Budget Crunch Redux
by Carl Wagenfohr
CLEARWATER - It was just a year ago when the Clearwater City Council began considering the effects of what would become a state mandated rollback of municipal tax rates. They ultimately lopped $4.5-million from the city's 2007/08 general fund budget, much of that coming from quality of life programs including parks and library. About 60 employees were cut from the city's payroll, but public safety operations were largely unaffected.
But last year's budget cutting efforts may seem a cakewalk in comparison to what the City Council must face this year. With the city's budget considered lean following last year's cuts, the passage of Amendment 1 last month will reduce property tax revenue by an additional $3-million. And for the first time in recent history, the city may be facing a reduction in the values of properties on its tax rolls, an event that could impact city revenue even more than the passage of Amendment 1.
Councilmember Paul Gibson exposed the potential effects of the city's declining property values during Tuesday's Council worksession. While their market value may have declined over the last year, the taxable value of most homesteaded properties will continue to increase at the 3-percent Save Our Homes cap rate for the foreseeable future. But homesteaded properties represent only 31-percent of the city's tax rolls, Gibson said. The other 69-percent of the city's tax base are non-homesteaded properties whose market values have also been in a decline.
The reduction in non-homesteaded property values could have a devastating effect on tax revenues. Using an assumption of a 15-percent decline, the city would suffer a weighted-average reduction in overall taxable value of 9.42-percent according to Gibson. Based on the city's current taxable value of $10.4-billion, that reduction erases nearly $1-billion from the tax rolls. Budget Director Tina Wilson explained that would mean a $4.5-million reduction in city tax revenue on top of the $3-million from Amendment 1.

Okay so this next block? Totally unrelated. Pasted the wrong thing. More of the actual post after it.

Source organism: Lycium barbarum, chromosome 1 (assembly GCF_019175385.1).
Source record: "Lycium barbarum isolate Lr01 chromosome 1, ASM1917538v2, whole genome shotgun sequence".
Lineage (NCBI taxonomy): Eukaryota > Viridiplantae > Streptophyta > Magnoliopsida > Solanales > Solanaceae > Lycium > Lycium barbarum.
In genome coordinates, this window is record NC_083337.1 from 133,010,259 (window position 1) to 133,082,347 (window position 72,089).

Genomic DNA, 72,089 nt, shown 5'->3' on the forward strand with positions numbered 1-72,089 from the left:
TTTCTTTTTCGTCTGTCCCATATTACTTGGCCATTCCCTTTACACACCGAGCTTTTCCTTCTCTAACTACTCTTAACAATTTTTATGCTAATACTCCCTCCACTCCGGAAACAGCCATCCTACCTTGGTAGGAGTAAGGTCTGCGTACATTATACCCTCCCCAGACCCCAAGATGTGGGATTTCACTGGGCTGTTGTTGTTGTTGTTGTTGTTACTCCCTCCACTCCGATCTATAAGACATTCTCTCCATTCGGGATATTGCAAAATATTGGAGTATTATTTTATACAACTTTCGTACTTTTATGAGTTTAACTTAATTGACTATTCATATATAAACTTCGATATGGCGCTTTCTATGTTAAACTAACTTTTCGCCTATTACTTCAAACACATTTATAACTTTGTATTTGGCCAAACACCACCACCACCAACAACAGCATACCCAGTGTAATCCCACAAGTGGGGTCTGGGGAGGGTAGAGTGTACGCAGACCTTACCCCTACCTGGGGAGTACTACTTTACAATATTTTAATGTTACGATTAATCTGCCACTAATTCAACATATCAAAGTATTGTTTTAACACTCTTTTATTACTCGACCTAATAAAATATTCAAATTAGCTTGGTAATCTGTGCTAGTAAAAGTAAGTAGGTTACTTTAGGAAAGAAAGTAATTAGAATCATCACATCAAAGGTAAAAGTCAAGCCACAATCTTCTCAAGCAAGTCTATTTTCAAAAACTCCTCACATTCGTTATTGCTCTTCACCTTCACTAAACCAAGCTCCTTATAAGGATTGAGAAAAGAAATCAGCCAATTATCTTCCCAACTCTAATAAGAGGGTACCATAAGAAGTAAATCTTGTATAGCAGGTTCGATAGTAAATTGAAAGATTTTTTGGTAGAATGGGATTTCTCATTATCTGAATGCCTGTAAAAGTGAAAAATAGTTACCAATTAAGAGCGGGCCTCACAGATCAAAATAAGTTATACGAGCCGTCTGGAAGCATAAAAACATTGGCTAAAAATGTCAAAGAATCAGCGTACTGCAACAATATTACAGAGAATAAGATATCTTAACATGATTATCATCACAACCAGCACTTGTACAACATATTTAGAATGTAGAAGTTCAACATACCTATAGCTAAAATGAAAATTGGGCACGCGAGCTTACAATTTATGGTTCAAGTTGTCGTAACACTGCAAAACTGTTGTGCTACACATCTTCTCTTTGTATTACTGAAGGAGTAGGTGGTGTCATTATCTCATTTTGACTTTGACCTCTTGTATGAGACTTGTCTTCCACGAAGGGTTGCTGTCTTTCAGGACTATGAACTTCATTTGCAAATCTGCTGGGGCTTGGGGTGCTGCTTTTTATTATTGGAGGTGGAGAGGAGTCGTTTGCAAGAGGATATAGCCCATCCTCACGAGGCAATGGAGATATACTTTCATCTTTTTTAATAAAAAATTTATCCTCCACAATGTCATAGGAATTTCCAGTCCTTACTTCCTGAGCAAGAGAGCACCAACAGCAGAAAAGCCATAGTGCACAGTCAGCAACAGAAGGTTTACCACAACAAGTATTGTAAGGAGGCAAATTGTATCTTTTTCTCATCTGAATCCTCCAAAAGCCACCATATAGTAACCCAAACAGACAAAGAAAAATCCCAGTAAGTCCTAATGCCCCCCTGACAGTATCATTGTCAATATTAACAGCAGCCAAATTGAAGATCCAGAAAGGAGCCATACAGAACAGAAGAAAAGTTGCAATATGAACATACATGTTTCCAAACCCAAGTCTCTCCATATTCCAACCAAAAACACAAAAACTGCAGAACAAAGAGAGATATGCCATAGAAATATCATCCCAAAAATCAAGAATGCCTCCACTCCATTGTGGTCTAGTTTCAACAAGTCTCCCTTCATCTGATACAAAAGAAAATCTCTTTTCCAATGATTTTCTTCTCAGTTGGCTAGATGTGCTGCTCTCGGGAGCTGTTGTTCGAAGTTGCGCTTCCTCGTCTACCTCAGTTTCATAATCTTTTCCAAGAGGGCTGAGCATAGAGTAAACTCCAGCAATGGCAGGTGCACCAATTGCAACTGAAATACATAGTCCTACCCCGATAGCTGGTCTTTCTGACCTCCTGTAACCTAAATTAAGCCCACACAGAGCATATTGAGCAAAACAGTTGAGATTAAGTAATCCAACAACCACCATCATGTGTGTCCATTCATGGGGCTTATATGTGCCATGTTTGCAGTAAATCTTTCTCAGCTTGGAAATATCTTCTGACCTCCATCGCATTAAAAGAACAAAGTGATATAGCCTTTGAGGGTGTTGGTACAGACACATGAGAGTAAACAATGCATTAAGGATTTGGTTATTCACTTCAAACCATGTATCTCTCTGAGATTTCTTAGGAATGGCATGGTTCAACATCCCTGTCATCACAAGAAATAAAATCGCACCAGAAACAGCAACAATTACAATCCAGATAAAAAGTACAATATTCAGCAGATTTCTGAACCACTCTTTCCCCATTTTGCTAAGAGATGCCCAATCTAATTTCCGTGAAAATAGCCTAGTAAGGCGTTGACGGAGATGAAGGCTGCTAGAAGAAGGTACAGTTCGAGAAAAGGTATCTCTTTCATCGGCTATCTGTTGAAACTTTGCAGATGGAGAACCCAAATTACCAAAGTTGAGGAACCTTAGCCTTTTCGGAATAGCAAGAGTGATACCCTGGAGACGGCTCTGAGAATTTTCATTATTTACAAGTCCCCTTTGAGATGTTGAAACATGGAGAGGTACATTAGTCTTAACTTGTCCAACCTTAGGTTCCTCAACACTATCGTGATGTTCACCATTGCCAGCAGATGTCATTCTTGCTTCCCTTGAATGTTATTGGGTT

"To get to $8-million, we are seriously looking at some service level impacts," Wilson said. Alternatively, the city could implement what Wilson called a "roll-up" millage rate. The maximum allowable rate of 5.3615 mills, a 14-percent increase over today's 4.66 mills, would still result in a $2.7-million shortfall according to Wilson.
Gibson said that he initiated the discussion to expose the order of magnitude of this years budget issues. "We're making spending decisions right now and will continue to make them every time we meet. If we make them without thinking about this, we're not doing justice to the process," Gibson said.
Indeed, budget concerns pervaded much of the discussion during Tuesday's worksession. Councilmember George Cretekos questioned spending $50-thousand for city participation in the Tampa Bay Partnership and suggested spending $10-thousand for a lesser membership. The Council also nixed a proposed purchase of flood-prone property because they thought that the $420-thousand price was too high.
But the discussion about constructing a new recreation center in Morningside was the most telling. The proposed 25,000 square foot facility would cost about $5-million according to Parks and Recreation Director Kevin Dunbar, about $2.9-million more than the city had budgeted. In addition, the larger facility would require 3.5 more headcount at an annual cost of about $120-thousand.
"I hardly know where to begin," said Gibson in response to the Morningside rec center proposal; "My recommendation would be that we table this until we get our arms around what the numbers really are. If we spend a dollar in the non-essential services basket, there's a dollar that won't be available in the essential services basket - It's really as simple as that."
Mayor Frank Hibbard said, "I'd love to be able to do this, but it's a matter of dollars and cents." Referring a decision the Council nearly made last year to close the Ross Norton rec center, he said, "If we have to revisit that decision and yet we're going create plans to build a new rec center that's not even in existence, that's absurd. That really is absurd."
The proposed new Morningside rec center project will be discussed during tonight's City Council meeting.
As for the city's ongoing budget issues, Hibbard concluded Tuesday's worksession with, "We're going to be talking about this at every meeting."
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